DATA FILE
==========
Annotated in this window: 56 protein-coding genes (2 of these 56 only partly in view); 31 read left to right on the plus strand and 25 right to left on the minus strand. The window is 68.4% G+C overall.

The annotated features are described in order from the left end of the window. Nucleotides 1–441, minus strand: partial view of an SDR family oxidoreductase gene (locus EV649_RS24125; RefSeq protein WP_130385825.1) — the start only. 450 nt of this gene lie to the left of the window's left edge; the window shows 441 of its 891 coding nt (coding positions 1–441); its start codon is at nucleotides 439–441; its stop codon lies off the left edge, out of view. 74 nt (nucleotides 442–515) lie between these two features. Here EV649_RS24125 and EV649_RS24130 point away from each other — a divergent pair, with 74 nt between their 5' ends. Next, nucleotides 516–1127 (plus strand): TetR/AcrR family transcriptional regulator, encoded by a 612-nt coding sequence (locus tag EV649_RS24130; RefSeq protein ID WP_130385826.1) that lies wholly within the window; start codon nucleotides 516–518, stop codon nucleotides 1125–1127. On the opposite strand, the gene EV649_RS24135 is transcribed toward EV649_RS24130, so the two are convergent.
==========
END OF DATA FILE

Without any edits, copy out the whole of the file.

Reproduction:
Annotated in this window: 56 protein-coding genes (2 of these 56 only partly in view); 31 read left to right on the plus strand and 25 right to left on the minus strand. The window is 68.4% G+C overall.

The annotated features are described in order from the left end of the window. Nucleotides 1–441, minus strand: partial view of an SDR family oxidoreductase gene (locus EV649_RS24125; RefSeq protein WP_130385825.1) — the start only. 450 nt of this gene lie to the left of the window's left edge; the window shows 441 of its 891 coding nt (coding positions 1–441); its start codon is at nucleotides 439–441; its stop codon lies off the left edge, out of view. 74 nt (nucleotides 442–515) lie between these two features. Here EV649_RS24125 and EV649_RS24130 point away from each other — a divergent pair, with 74 nt between their 5' ends. Next, nucleotides 516–1127 (plus strand): TetR/AcrR family transcriptional regulator, encoded by a 612-nt coding sequence (locus tag EV649_RS24130; RefSeq protein ID WP_130385826.1) that lies wholly within the window; start codon nucleotides 516–518, stop codon nucleotides 1125–1127. On the opposite strand, the gene EV649_RS24135 is transcribed toward EV649_RS24130, so the two are convergent.